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The navigation of the Mississippi

In the year 1863, Richard Lander, the celebrated African traveller, who had three years before solved the mystery of ages by successfully exploring the course of the Niger, and ing triumphantly into the Atlantic by one of the months, undertook a commercial voyage to the river, under the auspices of a Liverpool firm. Anticipating hostility from some of the savage tribes that inhabit the banks of that river, he had provided himself with an iron steamboat, and in this he prosecuted the enterprise. He soon found his anticipations of savage hostility realized. The driven attacked his boat from the shore with bows and arrows and such old condemned tower muskets as they had been able to collect in their with the English, killed a great part of his crow, wounded himself, and ly broke up the expedition.

The moral of this tale is, that trade cannot be carried on upon a long narrow river, inhabited on both shores by a hostile population, even though that population be savage, and even though the boats be of iron. Much more, then, in it impossible to carry it on through a highly civilized population, animated with the most deadly hatred, abounding in skillful marksmen, possessing cannon and small arms in abundance, and determined that the ing shall not be done such is precisely the condition and feeling of the country from Cairo to the Belize. The people are brave and enterprising; they possess arms and ammunition in abundance; they hate the Yankees as the Devil is supposed the hate holy water, and they are determined not to allow the river to be navigated by their trading boats. What good, then, will the capture of Vicksburg and Port Hudson, and of every other strong place on the Mississippi, do the Yankees? They are fighting they say, for the free navigation of the Mississippi. Does this advance the cause for which they are fighting? Are they any nearer their object now then they were when they first drew the sword? Do they mean to carry on trade in iron clad ships of war? Are there to be no more flat boats, no more high pressure steamboats, no more rafts, no more of any of the cheap and time honored vehicles in which the commerce of the Mississippi has been transported ever since the first settlement of the first colony on its banks? Trade to be successful and continued, must be secure. That is one of the very orements of its existence. It is this necessity that has caused so many insurance companies to spring up throughout Christendom. in is this that has driven two thirds of the Yankee commercial fleet from the water, and fined the whole length the Yankee ports and dock yards with useless hulks. It is this that has transferred the sceptre of the commercial world once more to the hands of England Semmes and Malfit, almost alone, have been enabled to effect this wonderful change, merely by the fear they inspire. But what are Semmes and Malfit, with a couple of vessels navigating the wide Atlantic, to a population of several millions inhabiting both sides of a narrow river and always ready to pounce upon every freight boat as it passes along. What Yankee company will insure a cargo to run the gauntlet from Allen to New Orleans, through the dense forests that line some parts of the course, and the thousands of wood yards that are strewed all along the banks, where whole regiments of sharpshooters or light artillerists may be waiting to sink the vessel, or seize it as a prized if any be found bold enough to undertake, what will be the premium!. Cheapness of transportation is another element of commerce. How can it exist where transportation is to be made in iron clads, and at a premium of 100 per cent it will be better to submit to the skinning process of the New England cormorants, and transport by rail to Boston.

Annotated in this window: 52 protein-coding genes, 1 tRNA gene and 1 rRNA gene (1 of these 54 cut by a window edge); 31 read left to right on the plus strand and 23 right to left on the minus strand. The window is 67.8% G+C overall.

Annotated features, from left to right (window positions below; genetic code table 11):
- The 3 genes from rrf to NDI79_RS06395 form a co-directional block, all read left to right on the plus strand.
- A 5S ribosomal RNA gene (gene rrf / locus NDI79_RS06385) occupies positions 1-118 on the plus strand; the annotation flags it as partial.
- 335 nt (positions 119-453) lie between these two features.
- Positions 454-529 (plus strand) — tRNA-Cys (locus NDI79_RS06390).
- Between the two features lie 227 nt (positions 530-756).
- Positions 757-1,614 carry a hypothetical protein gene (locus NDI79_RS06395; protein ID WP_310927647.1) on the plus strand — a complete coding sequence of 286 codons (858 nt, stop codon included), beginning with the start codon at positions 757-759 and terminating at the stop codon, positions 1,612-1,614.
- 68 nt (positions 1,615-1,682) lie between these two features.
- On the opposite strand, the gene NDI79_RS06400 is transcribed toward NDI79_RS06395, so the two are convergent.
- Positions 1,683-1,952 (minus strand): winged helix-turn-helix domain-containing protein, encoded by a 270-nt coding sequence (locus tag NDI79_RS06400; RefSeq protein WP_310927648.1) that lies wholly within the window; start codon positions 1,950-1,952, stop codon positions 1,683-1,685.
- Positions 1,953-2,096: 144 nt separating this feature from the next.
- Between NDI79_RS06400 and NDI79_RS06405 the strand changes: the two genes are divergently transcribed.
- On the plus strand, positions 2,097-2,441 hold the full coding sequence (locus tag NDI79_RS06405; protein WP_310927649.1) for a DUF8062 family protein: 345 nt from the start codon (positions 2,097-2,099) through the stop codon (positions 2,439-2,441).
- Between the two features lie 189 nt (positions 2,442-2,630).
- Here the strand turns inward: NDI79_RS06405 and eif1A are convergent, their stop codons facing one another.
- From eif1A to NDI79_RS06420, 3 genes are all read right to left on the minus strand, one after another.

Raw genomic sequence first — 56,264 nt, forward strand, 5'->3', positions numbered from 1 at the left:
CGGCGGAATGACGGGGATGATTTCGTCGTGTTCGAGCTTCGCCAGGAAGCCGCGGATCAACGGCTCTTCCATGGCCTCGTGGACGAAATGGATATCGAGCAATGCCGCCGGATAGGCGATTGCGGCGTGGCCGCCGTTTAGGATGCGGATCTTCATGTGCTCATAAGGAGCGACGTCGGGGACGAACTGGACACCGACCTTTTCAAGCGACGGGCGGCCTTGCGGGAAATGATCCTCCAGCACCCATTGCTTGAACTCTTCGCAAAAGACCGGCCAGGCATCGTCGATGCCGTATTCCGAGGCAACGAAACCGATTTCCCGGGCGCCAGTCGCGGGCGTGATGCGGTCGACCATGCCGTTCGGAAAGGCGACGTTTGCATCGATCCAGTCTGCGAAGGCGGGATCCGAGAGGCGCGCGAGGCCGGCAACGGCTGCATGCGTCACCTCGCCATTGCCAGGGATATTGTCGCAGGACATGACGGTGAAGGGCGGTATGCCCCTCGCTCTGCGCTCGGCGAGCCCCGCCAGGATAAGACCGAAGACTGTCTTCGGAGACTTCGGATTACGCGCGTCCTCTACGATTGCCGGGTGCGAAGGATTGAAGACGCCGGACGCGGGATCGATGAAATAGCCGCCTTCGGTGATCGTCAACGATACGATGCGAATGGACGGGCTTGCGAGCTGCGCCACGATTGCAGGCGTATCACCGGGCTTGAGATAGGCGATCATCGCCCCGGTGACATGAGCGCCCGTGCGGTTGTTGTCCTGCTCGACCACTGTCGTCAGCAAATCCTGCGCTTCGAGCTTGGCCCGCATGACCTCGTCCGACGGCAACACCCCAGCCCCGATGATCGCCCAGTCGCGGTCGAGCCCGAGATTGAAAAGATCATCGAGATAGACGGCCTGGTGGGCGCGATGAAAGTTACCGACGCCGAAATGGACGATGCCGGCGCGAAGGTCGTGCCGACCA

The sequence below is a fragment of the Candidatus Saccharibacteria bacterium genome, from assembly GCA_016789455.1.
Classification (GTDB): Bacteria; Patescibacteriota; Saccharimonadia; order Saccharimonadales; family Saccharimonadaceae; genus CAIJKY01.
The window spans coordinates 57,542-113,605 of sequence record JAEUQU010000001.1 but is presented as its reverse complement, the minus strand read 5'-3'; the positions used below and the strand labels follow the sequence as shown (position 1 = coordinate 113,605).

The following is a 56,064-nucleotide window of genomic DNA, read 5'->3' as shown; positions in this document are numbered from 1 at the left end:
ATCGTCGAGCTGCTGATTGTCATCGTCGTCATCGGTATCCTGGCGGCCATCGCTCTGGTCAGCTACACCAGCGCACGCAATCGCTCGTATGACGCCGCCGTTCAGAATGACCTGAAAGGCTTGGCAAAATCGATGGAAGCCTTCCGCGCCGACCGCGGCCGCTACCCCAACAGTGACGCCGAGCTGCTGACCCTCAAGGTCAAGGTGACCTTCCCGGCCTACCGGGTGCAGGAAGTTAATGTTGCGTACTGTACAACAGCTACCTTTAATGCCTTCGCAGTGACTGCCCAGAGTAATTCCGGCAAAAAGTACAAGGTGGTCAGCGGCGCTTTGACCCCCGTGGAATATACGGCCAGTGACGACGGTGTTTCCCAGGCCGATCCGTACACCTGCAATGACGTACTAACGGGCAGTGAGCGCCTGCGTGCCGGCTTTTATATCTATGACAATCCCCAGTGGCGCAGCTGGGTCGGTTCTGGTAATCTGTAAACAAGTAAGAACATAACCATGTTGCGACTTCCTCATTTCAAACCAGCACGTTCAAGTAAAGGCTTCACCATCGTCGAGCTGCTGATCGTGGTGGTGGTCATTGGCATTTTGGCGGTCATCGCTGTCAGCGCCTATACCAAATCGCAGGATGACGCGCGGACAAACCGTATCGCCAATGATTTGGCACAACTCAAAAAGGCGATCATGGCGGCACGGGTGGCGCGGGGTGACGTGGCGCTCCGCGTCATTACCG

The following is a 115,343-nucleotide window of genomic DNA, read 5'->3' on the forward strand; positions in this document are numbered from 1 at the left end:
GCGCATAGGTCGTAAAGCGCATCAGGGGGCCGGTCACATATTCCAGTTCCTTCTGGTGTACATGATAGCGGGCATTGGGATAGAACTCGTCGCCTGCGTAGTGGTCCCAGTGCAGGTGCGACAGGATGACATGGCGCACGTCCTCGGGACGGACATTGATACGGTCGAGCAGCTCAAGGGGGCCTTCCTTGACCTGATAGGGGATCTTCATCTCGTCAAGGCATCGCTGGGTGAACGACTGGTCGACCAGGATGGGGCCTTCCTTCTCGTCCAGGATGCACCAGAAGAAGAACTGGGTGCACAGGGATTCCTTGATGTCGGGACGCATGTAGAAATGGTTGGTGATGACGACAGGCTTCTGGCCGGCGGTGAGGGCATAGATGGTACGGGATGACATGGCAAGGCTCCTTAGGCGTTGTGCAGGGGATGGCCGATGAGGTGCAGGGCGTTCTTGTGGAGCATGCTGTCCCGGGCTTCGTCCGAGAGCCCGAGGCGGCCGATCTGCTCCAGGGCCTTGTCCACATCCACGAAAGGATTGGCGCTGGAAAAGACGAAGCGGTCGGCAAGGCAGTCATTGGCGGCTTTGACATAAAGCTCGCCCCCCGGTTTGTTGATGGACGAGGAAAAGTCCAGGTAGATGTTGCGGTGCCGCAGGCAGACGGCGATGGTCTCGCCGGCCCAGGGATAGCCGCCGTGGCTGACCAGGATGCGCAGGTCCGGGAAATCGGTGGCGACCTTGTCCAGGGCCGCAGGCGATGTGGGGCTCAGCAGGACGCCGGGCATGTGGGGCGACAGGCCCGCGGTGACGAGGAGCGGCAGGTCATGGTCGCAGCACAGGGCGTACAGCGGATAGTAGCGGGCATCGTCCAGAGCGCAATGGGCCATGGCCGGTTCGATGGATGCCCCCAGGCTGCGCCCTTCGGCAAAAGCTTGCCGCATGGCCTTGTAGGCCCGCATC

But suppose all the danger past, and the born-flour, bacon, and tobacco, safely landed on the levee at New Orleans. Who is to buy? It is a part of the subjugation scheme to rip up the goose that lays the golden eggs — to cut down the tree that supplies the precious fruit — to liberate the negroes that make the cotton and sugar — to ruin the planter that purchases the produce. Who, then, is to buy it, or what is to become of it, unless it be re-shipped at enormous coat to New York or the West ladies?

We tell our countrymen that they have no reason for despair, or even for despondency at the loss of Vicksburg. The pertinacious gallantry with which it has been defended has made our people place too high an estimate up — on its importance. Its capture does not and cannot command the course of the Mississippi. That is now and always will be in our power. No trade can be carried on upon it but with our consent. So well convinced were many of our best officers of this fact that they from the first expressed their opposition to risking any portion of the army, in any fortress upon the river, for the purpose of interrupting the trade. This they thought could best "don" by means of strong parties with artillery, scattered about along its course. In gaining Vicksburg the Yankees have not advanced one inch towards their object.

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